WASHINGTON, DC— The Army is leading the entire federal government in its acquisition of non-tactical zero-emission vehicles (ZEVs)—thanks in great part to Gregory Spann and teammates in the Office of the Deputy Chief of Staff, G-9 (Installations).
ZEVs not only help the Army reduce its climate-altering emissions, as required by the Army Climate Strategy and two executive orders; they also help the service move more efficiently, he noted.
Spann, a former Marine who drove trucks in combat during Operation Iraqi Freedom, serves as G-9’s program manager for non-tactical vehicles. He was recently named Employee of the Year for his achievements as a member of the G-9’s Installation Services Directorate.
It was a tough road to develop the program into what it is today. Over the past few years, the pandemic led to slowdowns in vehicle production—meaning the Army wouldn’t be able to buy enough NTVs.
The Army Strategic Plan for ZEVs is straightforward: field ZEVs while replacing gas and diesel NTVs. ZEVs can either be full-time battery electric vehicles (BEVs) or plug-in hybrid electric vehicles (PHEVs).
Smashing the Standard
Leveraging his background as a Marine, a car salesperson and customer service manager, and a General Services Administration (GSA) employee, Spann worked to beat the backlog and exceed the ZEV acquisition targets set by the White House Council on Environmental Quality.
And beat it he did: Even though supply chain issues caused more than 1,400 vehicle orders to be canceled, Spann’s efforts mean the Army will acquire nearly 1,100 ZEVs ordered within fiscal year 2022, which should be delivered by summer of 2023, Spann said.
That number exceeds the standard the White House Council on Environmental Quality set for the Army by 164 percent, he said.
The Army’s ZEV fleet is nearly one-third of the entire federal government’s fleet. In fact, of the 3,400 total ZEVs the federal government acquired in fiscal 2022, the Army accounts for over 1,000, he said. These include Chrysler Pacifica vans, Teslas, and various SUVs. Although plug-in hybrids can run on gasoline, the government considers them ZEVs, he said.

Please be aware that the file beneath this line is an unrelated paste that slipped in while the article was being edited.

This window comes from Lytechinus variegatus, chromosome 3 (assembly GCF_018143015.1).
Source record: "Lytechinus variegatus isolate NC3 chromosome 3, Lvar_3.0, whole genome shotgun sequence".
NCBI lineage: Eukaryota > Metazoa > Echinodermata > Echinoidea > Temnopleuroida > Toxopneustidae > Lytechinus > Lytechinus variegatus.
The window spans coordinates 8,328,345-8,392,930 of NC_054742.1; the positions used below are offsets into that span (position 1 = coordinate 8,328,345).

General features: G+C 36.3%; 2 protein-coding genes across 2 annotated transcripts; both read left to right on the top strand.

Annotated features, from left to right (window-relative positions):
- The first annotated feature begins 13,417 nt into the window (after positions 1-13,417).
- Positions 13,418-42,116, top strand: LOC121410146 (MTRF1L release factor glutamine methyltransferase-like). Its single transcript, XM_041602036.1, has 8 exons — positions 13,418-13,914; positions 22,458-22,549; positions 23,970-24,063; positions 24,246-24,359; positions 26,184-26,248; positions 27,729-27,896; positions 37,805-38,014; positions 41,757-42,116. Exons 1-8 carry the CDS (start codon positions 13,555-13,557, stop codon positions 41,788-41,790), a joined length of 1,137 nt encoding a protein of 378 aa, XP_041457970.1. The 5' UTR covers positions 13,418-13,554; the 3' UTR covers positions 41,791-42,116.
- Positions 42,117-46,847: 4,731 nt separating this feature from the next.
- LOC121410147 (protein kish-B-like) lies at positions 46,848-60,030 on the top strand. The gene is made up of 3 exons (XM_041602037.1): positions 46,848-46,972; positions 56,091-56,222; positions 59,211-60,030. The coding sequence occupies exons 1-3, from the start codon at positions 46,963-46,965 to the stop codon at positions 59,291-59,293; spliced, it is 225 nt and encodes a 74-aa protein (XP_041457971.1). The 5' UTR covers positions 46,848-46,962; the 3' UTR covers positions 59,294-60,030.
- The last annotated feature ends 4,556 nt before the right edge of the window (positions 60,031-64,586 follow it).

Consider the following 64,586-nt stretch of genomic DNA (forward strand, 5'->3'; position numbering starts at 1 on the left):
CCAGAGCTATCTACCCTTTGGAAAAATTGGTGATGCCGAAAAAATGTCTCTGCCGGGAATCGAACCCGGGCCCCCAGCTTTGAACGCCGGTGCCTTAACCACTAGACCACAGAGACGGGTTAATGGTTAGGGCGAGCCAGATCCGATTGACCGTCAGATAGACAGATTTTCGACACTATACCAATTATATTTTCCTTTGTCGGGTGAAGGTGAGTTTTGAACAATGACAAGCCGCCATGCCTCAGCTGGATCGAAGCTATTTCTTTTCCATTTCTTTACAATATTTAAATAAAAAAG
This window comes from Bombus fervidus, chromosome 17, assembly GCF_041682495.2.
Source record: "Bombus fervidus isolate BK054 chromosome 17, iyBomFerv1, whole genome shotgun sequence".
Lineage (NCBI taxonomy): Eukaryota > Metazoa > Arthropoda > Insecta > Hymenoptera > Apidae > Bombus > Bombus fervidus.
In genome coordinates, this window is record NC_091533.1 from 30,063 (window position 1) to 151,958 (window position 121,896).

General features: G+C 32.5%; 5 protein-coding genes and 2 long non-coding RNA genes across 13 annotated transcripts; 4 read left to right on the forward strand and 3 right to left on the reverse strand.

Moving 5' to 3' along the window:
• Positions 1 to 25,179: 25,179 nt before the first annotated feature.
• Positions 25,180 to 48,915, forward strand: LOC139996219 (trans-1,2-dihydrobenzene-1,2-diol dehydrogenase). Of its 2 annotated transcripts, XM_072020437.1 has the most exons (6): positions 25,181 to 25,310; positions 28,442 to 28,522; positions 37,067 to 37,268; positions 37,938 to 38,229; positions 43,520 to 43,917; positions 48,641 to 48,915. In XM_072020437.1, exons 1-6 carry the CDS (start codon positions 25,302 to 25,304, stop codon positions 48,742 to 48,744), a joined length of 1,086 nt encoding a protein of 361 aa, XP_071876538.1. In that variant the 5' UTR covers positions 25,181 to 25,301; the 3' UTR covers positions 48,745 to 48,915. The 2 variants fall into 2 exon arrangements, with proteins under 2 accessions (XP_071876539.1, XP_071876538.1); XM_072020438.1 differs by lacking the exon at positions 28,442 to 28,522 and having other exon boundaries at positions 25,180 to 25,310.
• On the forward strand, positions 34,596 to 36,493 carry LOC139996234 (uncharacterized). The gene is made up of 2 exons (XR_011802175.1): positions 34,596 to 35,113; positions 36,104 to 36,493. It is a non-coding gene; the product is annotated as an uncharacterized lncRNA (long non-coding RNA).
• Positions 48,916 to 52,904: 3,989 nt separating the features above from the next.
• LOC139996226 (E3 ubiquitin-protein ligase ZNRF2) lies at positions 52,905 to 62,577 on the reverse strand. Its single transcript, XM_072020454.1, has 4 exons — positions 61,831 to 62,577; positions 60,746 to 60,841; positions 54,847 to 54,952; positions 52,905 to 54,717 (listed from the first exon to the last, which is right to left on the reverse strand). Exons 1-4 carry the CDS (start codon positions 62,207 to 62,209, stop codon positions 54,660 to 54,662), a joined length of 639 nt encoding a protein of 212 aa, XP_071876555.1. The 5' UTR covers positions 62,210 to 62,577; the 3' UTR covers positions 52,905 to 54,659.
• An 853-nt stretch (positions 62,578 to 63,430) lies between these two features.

It even includes the Ford F-150 Lightning pickup. In FY22 the federal government only had 500 allotments for the F-150 Lightning trucks. But thanks to persistent communication with GSA, Spann and his team in G-9 were able to acquire more than 525 just for the Army alone.
Deals on Wheels
You would think that success would have come with increased costs. But Spann and his teammates Paul Malace, Mike Leyba, and Steve Redfearn, led by Installation Services Logistics Division Chief Tony Haager, managed to get it done while saving the Army $21 million.
Manufacturers usually require the government to pay their upfront cost, Spann explained. Last year that cost was about $43 million, but he negotiated with GSA to structure a three-year plan.
“Because of the way the team structured the pay plan, the Army paid it off in FY 2022, bringing a cost avoidance of over $21 million in FY 2022 alone.
That’s a nearly 30 percent discount.
Spann’s background is a unique asset to the ZEV program, said Tony Haager, Chief of G-9’s Logistics and Services Division.
“His experience as an Agency Fleet manager, GSA FSR [Fleet Service Representative] and working in the auto industry and now as the Army’s NTV Fleet manager—with the second-largest fleet in the federal government—brings a breadth of experience that cannot be duplicated,” Haager said.
Keys to Success
Spann pointed to a few things that helped him and his teammates make these achievements.
One was his transportation background. “I learned how to negotiate,” he said. “I learned how to stick to the facts and have those critical conversations to achieve the goal.”
Careful analysis was also important. “It’s very important to have all your data exact,” Spann said. “The best data makes the best decisions.”
And direct communication was vital—to let fleet managers know what the Army will soon be looking to acquire; to inform energy managers of the Army’s requirements; and to help budget managers ensure the funds are there to cover the acquisitions. And within G-9 it’s important to enable stakeholders to understand the capabilities and the constraints, Spann said.
That means not just data calls and emails, Spann said. “It means picking up that phone and hearing exactly what those commanders are saying regarding their mission and those vehicles,” he said. “It really makes the job much easier.”
The process of replacing a vehicle starts with the G-9 ZEV team’s analysis. When a vehicle is due for replacement, they determine if a ZEV is a good fit. They also consider the location of the vehicle to avoid remote locations that lack charging infrastructure. Spann and his teammates did this 2,300 times.
The Army’s stated goal is to replace its entire gas and diesel-powered NTV fleet by 2035. To do so, the service is focusing on light-duty vehicles first, Spann said.
To help make that happen, Spann developed a ZEV common operating picture that gives Army Senior Leaders a snapshot of the Army’s progress in acquiring ZEVs, with more than 65,000 NTVs at every installation and locations in between.
The common operating picture was so well received, OSD adopted it as the standard for the military services.
Spann’s dedication “has led to the Army ordering more electric vehicles than any other federal government agency,” said DCS, G-9 Installation Services Director Michael Reheuser.
“He combines professionalism and hard work with a great sense of humor that encourages collaboration and mission accomplishment.”